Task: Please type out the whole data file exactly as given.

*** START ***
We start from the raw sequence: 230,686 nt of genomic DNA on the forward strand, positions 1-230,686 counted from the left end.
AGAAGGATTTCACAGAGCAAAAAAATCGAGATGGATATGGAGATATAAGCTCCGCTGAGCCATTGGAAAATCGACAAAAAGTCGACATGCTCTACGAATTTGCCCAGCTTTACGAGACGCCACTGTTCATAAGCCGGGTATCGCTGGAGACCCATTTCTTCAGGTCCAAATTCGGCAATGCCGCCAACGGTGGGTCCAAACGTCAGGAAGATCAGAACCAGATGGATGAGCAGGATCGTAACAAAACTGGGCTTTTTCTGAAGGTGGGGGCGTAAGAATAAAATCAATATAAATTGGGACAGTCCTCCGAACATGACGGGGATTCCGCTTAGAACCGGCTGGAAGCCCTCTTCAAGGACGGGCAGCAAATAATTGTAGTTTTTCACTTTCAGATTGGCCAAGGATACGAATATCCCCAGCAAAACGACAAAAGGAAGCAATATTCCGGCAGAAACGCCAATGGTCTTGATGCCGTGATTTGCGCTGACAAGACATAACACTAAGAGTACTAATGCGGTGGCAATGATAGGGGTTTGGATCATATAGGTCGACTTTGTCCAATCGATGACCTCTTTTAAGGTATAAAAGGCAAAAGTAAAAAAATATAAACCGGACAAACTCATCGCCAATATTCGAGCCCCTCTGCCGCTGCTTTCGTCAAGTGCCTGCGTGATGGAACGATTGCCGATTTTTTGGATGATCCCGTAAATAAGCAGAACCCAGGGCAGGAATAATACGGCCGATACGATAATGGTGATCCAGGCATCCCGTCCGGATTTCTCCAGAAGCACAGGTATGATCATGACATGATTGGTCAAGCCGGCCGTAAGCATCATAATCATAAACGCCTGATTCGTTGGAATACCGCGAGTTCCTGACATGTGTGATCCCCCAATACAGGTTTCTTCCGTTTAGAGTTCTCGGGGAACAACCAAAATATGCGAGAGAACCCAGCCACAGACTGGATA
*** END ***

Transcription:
We start from the raw sequence: 230,686 nt of genomic DNA on the forward strand, positions 1-230,686 counted from the left end.
AGAAGGATTTCACAGAGCAAAAAAATCGAGATGGATATGGAGATATAAGCTCCGCTGAGCCATTGGAAAATCGACAAAAAGTCGACATGCTCTACGAATTTGCCCAGCTTTACGAGACGCCACTGTTCATAAGCCGGGTATCGCTGGAGACCCATTTCTTCAGGTCCAAATTCGGCAATGCCGCCAACGGTGGGTCCAAACGTCAGGAAGATCAGAACCAGATGGATGAGCAGGATCGTAACAAAACTGGGCTTTTTCTGAAGGTGGGGGCGTAAGAATAAAATCAATATAAATTGGGACAGTCCTCCGAACATGACGGGGATTCCGCTTAGAACCGGCTGGAAGCCCTCTTCAAGGACGGGCAGCAAATAATTGTAGTTTTTCACTTTCAGATTGGCCAAGGATACGAATATCCCCAGCAAAACGACAAAAGGAAGCAATATTCCGGCAGAAACGCCAATGGTCTTGATGCCGTGATTTGCGCTGACAAGACATAACACTAAGAGTACTAATGCGGTGGCAATGATAGGGGTTTGGATCATATAGGTCGACTTTGTCCAATCGATGACCTCTTTTAAGGTATAAAAGGCAAAAGTAAAAAAATATAAACCGGACAAACTCATCGCCAATATTCGAGCCCCTCTGCCGCTGCTTTCGTCAAGTGCCTGCGTGATGGAACGATTGCCGATTTTTTGGATGATCCCGTAAATAAGCAGAACCCAGGGCAGGAATAATACGGCCGATACGATAATGGTGATCCAGGCATCCCGTCCGGATTTCTCCAGAAGCACAGGTATGATCATGACATGATTGGTCAAGCCGGCCGTAAGCATCATAATCATAAACGCCTGATTCGTTGGAATACCGCGAGTTCCTGACATGTGTGATCCCCCAATACAGGTTTCTTCCGTTTAGAGTTCTCGGGGAACAACCAAAATATGCGAGAGAACCCAGCCACAGACTGGATA